As part of setting up an EMI Option Scheme, you agree what the value of your company is with HMRC.
Sometimes founders get confused by this, because they've just been trying to argue up valuations with investors.
However - EMI valuations are completely separate - here's an example about why it's beneficial to argue your valuation down.
NewCo Ltd - without a discount
NewCo recently closed a funding round at a £2m pre-money valuation at £1 an Ordinary share
Later, NewCo wishes to grant employees some share options. NewCo could use the price of the last funding round as the strike price - (the price that the employee pays to buy the share) to £1 too.
2 years later, NewCo exits for £6.5m - or £3/share. The holder of the option makes a £2 profit.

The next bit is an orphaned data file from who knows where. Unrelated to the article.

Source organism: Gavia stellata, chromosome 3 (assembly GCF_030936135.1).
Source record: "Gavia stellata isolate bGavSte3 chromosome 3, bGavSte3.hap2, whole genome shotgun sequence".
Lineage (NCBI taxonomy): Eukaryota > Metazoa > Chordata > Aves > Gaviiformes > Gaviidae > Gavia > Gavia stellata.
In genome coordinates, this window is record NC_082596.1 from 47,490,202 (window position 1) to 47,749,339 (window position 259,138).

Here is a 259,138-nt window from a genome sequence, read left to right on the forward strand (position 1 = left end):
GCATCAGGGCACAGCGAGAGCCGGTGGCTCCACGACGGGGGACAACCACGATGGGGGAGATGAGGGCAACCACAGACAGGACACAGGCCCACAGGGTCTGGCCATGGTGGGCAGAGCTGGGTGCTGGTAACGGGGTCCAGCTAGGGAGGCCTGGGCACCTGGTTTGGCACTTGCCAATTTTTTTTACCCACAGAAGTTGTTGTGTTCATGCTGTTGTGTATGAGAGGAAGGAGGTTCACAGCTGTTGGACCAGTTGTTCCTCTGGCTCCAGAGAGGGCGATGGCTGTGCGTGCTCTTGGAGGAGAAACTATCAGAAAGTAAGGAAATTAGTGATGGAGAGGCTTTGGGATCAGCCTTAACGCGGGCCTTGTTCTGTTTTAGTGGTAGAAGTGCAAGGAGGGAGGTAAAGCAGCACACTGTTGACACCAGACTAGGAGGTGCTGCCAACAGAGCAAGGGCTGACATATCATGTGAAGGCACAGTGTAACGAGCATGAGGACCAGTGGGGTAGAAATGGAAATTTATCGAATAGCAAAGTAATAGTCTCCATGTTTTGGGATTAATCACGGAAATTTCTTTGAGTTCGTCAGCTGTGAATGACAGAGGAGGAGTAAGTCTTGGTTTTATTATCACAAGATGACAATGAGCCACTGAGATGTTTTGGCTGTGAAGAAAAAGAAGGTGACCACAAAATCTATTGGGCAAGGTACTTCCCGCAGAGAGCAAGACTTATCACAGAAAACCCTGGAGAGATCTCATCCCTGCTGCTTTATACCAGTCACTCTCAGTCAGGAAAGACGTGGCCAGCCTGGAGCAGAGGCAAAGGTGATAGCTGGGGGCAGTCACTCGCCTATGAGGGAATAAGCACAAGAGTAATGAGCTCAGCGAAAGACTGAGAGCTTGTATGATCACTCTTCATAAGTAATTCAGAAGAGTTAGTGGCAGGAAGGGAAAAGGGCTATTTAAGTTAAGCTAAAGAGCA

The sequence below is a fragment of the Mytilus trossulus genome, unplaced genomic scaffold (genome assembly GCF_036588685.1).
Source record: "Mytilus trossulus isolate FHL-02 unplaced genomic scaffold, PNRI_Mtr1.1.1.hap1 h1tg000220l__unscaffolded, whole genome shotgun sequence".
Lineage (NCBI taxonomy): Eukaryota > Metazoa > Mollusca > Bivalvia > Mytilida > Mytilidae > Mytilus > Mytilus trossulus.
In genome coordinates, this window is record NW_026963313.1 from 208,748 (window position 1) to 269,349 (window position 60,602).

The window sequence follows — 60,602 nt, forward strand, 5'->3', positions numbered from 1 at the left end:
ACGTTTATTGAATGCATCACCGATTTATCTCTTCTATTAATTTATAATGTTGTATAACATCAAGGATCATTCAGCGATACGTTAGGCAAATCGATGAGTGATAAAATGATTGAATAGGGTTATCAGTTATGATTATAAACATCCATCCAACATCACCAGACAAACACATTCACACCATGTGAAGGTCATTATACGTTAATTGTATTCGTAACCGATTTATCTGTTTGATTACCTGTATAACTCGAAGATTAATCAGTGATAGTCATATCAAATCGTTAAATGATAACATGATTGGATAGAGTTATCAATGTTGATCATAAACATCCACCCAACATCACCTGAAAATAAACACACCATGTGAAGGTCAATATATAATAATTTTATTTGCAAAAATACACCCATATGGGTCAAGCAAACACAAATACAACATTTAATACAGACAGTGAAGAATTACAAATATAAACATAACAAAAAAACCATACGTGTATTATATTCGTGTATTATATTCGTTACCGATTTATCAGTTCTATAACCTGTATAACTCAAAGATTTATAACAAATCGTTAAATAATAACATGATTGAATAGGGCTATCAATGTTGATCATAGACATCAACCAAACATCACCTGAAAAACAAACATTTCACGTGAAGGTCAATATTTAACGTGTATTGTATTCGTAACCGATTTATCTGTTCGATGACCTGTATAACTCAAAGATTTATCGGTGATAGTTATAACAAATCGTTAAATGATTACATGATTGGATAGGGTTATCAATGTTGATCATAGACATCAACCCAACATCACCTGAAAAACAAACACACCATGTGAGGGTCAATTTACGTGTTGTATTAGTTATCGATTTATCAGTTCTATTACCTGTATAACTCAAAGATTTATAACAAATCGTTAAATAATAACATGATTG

This profit is taxed at the 10% entrepreneurs' relief rate.
NewCo - with a lower EMI valuation
Instead of accepting the previous funding round valuation, NewCo submitted a valuation report to HMRC, trying to argue down the valuation for its EMI Options.
This is normally done by granting options under a new share class, with fewer rights. For example, the share class for the options might not have voting rights.
HMRC agrees that the price of this share class is £0.50/share.
Now when NewCo exits at £3/share, the holder of the option makes a £2.50 profit - taxed at the 10% entrepreneurs relief rate.
SeedLegals has helped dozens of companies lower the price of their EMI options with our valuation report - hit the chat button to get started.